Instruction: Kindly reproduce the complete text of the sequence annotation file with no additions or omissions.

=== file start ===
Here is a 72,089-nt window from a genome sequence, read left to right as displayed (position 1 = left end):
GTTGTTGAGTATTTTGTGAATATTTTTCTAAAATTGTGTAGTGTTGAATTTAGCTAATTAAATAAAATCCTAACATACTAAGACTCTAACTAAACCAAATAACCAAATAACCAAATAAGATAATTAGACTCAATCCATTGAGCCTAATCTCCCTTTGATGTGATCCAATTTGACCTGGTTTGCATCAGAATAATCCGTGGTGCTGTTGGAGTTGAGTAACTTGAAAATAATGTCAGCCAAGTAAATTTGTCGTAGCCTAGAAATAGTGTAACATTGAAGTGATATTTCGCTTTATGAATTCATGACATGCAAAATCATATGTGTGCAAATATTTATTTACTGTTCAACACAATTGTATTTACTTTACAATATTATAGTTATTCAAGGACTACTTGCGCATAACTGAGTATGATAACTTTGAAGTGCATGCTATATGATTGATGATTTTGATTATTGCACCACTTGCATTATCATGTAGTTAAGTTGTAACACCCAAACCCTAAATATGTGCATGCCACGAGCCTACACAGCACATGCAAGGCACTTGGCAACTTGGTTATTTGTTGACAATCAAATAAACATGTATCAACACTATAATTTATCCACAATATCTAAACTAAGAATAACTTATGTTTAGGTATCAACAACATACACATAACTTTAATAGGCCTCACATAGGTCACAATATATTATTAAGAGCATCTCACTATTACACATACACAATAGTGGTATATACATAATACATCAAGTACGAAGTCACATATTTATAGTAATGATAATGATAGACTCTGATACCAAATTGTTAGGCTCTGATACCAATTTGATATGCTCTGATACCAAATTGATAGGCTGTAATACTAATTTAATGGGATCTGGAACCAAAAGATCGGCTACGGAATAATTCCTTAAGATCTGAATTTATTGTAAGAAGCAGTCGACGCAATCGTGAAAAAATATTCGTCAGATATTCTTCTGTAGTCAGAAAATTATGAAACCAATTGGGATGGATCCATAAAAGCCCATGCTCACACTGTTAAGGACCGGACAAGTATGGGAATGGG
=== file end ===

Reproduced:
Here is a 72,089-nt window from a genome sequence, read left to right as displayed (position 1 = left end):
GTTGTTGAGTATTTTGTGAATATTTTTCTAAAATTGTGTAGTGTTGAATTTAGCTAATTAAATAAAATCCTAACATACTAAGACTCTAACTAAACCAAATAACCAAATAACCAAATAAGATAATTAGACTCAATCCATTGAGCCTAATCTCCCTTTGATGTGATCCAATTTGACCTGGTTTGCATCAGAATAATCCGTGGTGCTGTTGGAGTTGAGTAACTTGAAAATAATGTCAGCCAAGTAAATTTGTCGTAGCCTAGAAATAGTGTAACATTGAAGTGATATTTCGCTTTATGAATTCATGACATGCAAAATCATATGTGTGCAAATATTTATTTACTGTTCAACACAATTGTATTTACTTTACAATATTATAGTTATTCAAGGACTACTTGCGCATAACTGAGTATGATAACTTTGAAGTGCATGCTATATGATTGATGATTTTGATTATTGCACCACTTGCATTATCATGTAGTTAAGTTGTAACACCCAAACCCTAAATATGTGCATGCCACGAGCCTACACAGCACATGCAAGGCACTTGGCAACTTGGTTATTTGTTGACAATCAAATAAACATGTATCAACACTATAATTTATCCACAATATCTAAACTAAGAATAACTTATGTTTAGGTATCAACAACATACACATAACTTTAATAGGCCTCACATAGGTCACAATATATTATTAAGAGCATCTCACTATTACACATACACAATAGTGGTATATACATAATACATCAAGTACGAAGTCACATATTTATAGTAATGATAATGATAGACTCTGATACCAAATTGTTAGGCTCTGATACCAATTTGATATGCTCTGATACCAAATTGATAGGCTGTAATACTAATTTAATGGGATCTGGAACCAAAAGATCGGCTACGGAATAATTCCTTAAGATCTGAATTTATTGTAAGAAGCAGTCGACGCAATCGTGAAAAAATATTCGTCAGATATTCTTCTGTAGTCAGAAAATTATGAAACCAATTGGGATGGATCCATAAAAGCCCATGCTCACACTGTTAAGGACCGGACAAGTATGGGAATGGG